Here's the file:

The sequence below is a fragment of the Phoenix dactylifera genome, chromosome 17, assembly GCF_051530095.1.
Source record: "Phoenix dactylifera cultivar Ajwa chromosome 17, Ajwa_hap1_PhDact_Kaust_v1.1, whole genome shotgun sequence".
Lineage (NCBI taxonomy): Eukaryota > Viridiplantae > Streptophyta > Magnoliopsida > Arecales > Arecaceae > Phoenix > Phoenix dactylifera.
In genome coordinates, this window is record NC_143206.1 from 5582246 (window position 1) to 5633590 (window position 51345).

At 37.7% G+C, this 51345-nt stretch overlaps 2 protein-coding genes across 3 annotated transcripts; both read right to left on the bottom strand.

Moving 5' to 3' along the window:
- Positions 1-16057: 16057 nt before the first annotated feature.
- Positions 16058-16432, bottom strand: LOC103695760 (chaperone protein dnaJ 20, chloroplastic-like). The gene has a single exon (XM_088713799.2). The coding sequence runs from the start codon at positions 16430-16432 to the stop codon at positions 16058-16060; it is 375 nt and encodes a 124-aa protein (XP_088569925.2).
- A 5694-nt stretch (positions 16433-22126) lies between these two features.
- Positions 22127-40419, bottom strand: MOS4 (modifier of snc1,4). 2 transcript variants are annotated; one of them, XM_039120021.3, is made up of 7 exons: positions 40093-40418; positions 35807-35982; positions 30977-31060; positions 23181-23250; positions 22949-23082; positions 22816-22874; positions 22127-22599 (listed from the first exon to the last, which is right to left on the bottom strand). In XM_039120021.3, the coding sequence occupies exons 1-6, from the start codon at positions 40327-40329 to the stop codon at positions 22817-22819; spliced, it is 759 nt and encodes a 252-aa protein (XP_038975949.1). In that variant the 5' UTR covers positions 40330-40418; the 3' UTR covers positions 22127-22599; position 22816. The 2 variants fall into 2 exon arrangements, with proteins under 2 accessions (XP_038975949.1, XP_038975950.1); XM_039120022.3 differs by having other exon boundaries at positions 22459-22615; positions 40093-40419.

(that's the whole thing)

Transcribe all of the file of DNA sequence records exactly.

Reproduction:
The sequence below is a fragment of the Phoenix dactylifera genome, chromosome 17, assembly GCF_051530095.1.
Source record: "Phoenix dactylifera cultivar Ajwa chromosome 17, Ajwa_hap1_PhDact_Kaust_v1.1, whole genome shotgun sequence".
Lineage (NCBI taxonomy): Eukaryota > Viridiplantae > Streptophyta > Magnoliopsida > Arecales > Arecaceae > Phoenix > Phoenix dactylifera.
In genome coordinates, this window is record NC_143206.1 from 5582246 (window position 1) to 5633590 (window position 51345).

At 37.7% G+C, this 51345-nt stretch overlaps 2 protein-coding genes across 3 annotated transcripts; both read right to left on the bottom strand.

Moving 5' to 3' along the window:
- Positions 1-16057: 16057 nt before the first annotated feature.
- Positions 16058-16432, bottom strand: LOC103695760 (chaperone protein dnaJ 20, chloroplastic-like). The gene has a single exon (XM_088713799.2). The coding sequence runs from the start codon at positions 16430-16432 to the stop codon at positions 16058-16060; it is 375 nt and encodes a 124-aa protein (XP_088569925.2).
- A 5694-nt stretch (positions 16433-22126) lies between these two features.
- Positions 22127-40419, bottom strand: MOS4 (modifier of snc1,4). 2 transcript variants are annotated; one of them, XM_039120021.3, is made up of 7 exons: positions 40093-40418; positions 35807-35982; positions 30977-31060; positions 23181-23250; positions 22949-23082; positions 22816-22874; positions 22127-22599 (listed from the first exon to the last, which is right to left on the bottom strand). In XM_039120021.3, the coding sequence occupies exons 1-6, from the start codon at positions 40327-40329 to the stop codon at positions 22817-22819; spliced, it is 759 nt and encodes a 252-aa protein (XP_038975949.1). In that variant the 5' UTR covers positions 40330-40418; the 3' UTR covers positions 22127-22599; position 22816. The 2 variants fall into 2 exon arrangements, with proteins under 2 accessions (XP_038975949.1, XP_038975950.1); XM_039120022.3 differs by having other exon boundaries at positions 22459-22615; positions 40093-40419.